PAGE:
Drugs, violence, and lawlessness threaten to engulf their children, so they do what must be heartbreakingly difficult — they send them away on a long, perilous journey to a place that seems to offer hope for their children. Many of those children make it, and/p>... [continue]
Union Association fighting human trafficking
by Ferrell Foster on June 10, 2014 in human trafficking
Union Baptist Association, our state’s largest regional body, is taking a leadership role in the fight against human trafficking in Texas. The association’s UBA E-Notes this week highlights two human trafficking items.
The second item gives information on a Sept. 20 event at South Main Baptist Church in Houston. It will feature presentations by experts, a tour of high-risk local areas, and times of/a>/p>/a>/a>/p>/a>... [continue]
Spiritual living connects to ethical living
by Ferrell Foster on June 9, 2014 in christian living
Ethical living and spiritual living are linked; they both connect the believer to the world beyond himself or herself. The spiritual connects one to God, and the ethical deals with how one lives with others.
Thessalonians 5:17 says to pray continually. Structured prayer is difficult for many of us, but we can still cultivate a spirit of continual prayer — simply praying as we go about our daily activities.
When a person “practices the presence of God,” to quote Brother Lawrence, it is as if God becomes a friend, a companion who goes with you to/p>/p>... [continue]
'Kumbaya’ should be no joke
by Ferrell Foster on April 9, 2014 in ethical living blog
In 2010, a story in The New York Times noted that the song, “Kumbaya,” had lately been “transformed into snarky shorthand for ridiculing a certain kind of idealism, a quest for common ground.“
I remember singing the song in the 1960s, and we loved it. It was no joke; it called us toward something better than what we knew. I did not initially know that “kumbaya” meant “come by here” and was meant as a prayer to God.
“Come By Here” is a song “deeply rooted in black Christianity’s vision of a God who intercedes to deliver both solace and justice,” The NY Times piece said.
Muehlhoff speaks on civil communication in CT
by Ferrell Foster on April 7, 2014 in ethical living blog
Christian author Tim Muehlhoff says believers need to “yield to God’s power from outside” themselves in order to communicate in a civil, Christlike manner.
Christianity Today has published a Q&A with Muehlhoff regarding his book, I Beg to Differ: Navigating Difficult Conversations with Truth and Love (InterVarsity Press, 2014).
Muehlhoff says that “in the heat of the moment” of a conversation a Christian should remember the advice of A.W. Tozer. “You shall receive power, a potent force from another world invading your life by your consent, getting/p>/a>/em>/a>/p>/p>... [continue]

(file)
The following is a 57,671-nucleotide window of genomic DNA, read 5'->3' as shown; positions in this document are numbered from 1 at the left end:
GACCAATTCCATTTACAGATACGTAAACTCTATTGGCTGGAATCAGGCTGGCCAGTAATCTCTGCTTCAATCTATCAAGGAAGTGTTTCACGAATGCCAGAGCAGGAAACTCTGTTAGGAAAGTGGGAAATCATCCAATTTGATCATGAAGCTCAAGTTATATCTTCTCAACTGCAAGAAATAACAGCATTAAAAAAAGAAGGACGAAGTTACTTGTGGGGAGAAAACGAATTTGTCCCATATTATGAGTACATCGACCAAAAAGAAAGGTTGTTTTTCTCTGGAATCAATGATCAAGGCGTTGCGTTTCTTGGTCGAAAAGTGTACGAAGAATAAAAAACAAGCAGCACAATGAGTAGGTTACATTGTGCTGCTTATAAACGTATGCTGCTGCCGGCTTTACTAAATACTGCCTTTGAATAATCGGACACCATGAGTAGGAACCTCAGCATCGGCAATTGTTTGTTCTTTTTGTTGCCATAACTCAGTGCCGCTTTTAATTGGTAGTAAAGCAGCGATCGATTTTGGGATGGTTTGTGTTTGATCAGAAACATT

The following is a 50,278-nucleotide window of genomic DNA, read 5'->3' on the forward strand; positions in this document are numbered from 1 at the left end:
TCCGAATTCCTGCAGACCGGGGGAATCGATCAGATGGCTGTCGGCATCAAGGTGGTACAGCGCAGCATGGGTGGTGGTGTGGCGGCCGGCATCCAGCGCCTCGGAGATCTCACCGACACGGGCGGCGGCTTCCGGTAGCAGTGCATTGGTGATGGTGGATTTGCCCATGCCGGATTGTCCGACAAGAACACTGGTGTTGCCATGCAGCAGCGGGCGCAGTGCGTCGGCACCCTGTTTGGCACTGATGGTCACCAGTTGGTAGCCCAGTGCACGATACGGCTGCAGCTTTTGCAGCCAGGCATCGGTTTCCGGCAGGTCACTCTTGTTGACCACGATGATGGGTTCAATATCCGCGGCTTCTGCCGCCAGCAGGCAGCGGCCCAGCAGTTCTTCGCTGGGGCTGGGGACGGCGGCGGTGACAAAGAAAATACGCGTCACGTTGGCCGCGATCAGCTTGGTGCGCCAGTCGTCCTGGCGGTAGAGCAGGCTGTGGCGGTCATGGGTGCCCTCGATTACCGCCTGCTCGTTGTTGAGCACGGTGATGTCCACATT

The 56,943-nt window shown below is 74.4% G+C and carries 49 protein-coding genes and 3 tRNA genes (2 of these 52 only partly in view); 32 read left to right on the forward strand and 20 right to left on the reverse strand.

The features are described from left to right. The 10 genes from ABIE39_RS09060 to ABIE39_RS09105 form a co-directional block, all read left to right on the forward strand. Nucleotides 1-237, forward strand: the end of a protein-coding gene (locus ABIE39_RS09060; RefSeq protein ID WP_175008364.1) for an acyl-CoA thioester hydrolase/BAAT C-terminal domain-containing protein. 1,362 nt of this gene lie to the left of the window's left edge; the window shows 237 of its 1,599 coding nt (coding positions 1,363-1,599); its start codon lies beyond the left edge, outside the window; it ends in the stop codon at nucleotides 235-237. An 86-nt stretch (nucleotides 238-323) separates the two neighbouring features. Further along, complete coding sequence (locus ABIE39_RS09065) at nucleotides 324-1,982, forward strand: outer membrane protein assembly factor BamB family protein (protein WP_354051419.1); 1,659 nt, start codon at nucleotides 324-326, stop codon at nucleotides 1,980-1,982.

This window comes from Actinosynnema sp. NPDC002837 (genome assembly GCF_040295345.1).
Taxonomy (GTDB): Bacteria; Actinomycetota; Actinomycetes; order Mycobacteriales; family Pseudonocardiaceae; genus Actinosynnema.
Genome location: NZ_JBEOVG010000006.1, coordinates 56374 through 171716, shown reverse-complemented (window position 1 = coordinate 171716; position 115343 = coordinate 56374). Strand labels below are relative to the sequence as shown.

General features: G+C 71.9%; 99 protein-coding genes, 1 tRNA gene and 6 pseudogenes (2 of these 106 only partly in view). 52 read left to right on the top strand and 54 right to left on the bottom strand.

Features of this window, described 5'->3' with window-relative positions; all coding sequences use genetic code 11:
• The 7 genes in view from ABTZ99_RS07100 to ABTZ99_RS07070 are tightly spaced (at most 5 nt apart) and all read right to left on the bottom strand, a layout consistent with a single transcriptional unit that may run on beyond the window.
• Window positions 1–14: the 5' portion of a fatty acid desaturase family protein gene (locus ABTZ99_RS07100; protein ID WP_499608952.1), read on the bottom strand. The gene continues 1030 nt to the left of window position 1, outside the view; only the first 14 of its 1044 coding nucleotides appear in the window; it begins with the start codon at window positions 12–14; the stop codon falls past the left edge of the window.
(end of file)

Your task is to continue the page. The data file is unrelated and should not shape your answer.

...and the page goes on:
Trafficking — the difference between victims and criminals
by Ferrell Foster on March 13, 2014 in human trafficking
The Dallas Morning News carried an excellent opinion piece in its Feb. 23 edition about children and prostitution. The article, by Malika Saada Saar, expresses a broad national perspective. In Texas, we are actually doing better than reflected in Saar’s article, but we still have lots of work to do.
Saar points out that about 293,000 U.S. children are “at risk of being exploited and trafficked for sex, according to a 2011 FBI report on trafficking. Most are girls ages 12 to 14. They often are abducted or lured by pimps and traffickers, beaten into/p>/a>/em>/p>... [continue]
Connecting religious liberty and evangelism
by Ferrell Foster on March 12, 2014 in church state
Evangelism and missions can be conducted openly and forthrightly only in an environment that fosters and protects religious liberty. The United States, with its constitutional protections, is a shining example of this reality, while nations with limits on religious expression are examples of the opposite.
Brent Walker, in the January Report from the Capital, develops the link between religious liberty and evangelism. Americans are “able to practice our religion as we see fit and free to go tell others about it,” said Walker, executive director of/a>/em>/p>/p>... [continue]
Write your senator and representative
by Ferrell Foster on February 25, 2014 in ethical living blog
Bread for the World has announced its 2014 Offering of Letters to United States senators and representatives. Bread does not send these letters; Bread encourages and empowers individual Christians to conduct this annual letter-writing campaign, and this often occurs through churches.
This year’s effort asks lawmakers to reform United States food aid in times of crisis and to foster long-term solutions to hunger. Specifically, it asks for legislation to pursue three goals:
1) Improve efficiency in international crisis aid by allowing more food to be bought in/p>/p>/a>/p>... [continue]
War through the eyes of faith
by Ferrell Foster on November 14, 2013 in war and peace
War powerfully shapes a person’s understanding of the world, including one’s faith. World War II created in many people a veneration of the United States that caused love of country to sometimes override love of God or to conflate the two into one love. The Vietnam War then brought about a mindset of distrust, and since love of God and country had often been melded the two could be dismissed together by some.
It is not surprising that war shapes understandings of faith, but it is surprising that faith does not more often shape understandings of war.
The other/p>/p>/p>... [continue]
Opposing abortion in a world of vulnerable people
by Ferrell Foster on July 9, 2013 in faith
The Christian Life Commission has received a couple of questions about why it honored Texas Sen. Wendy Davis with its Horizon Award in 2012. As virtually everyone knows, Davis was thrust into the national political spotlight in June with her filibuster in opposition to a bill supported by many Texas Baptists, including me.
The CLC honored Sen. Davis last year for her support of various issues that are important to Texas Baptists, including opposition to predatory lending practices. The senator from Fort Worth has been vital to the/p>/p>... [continue]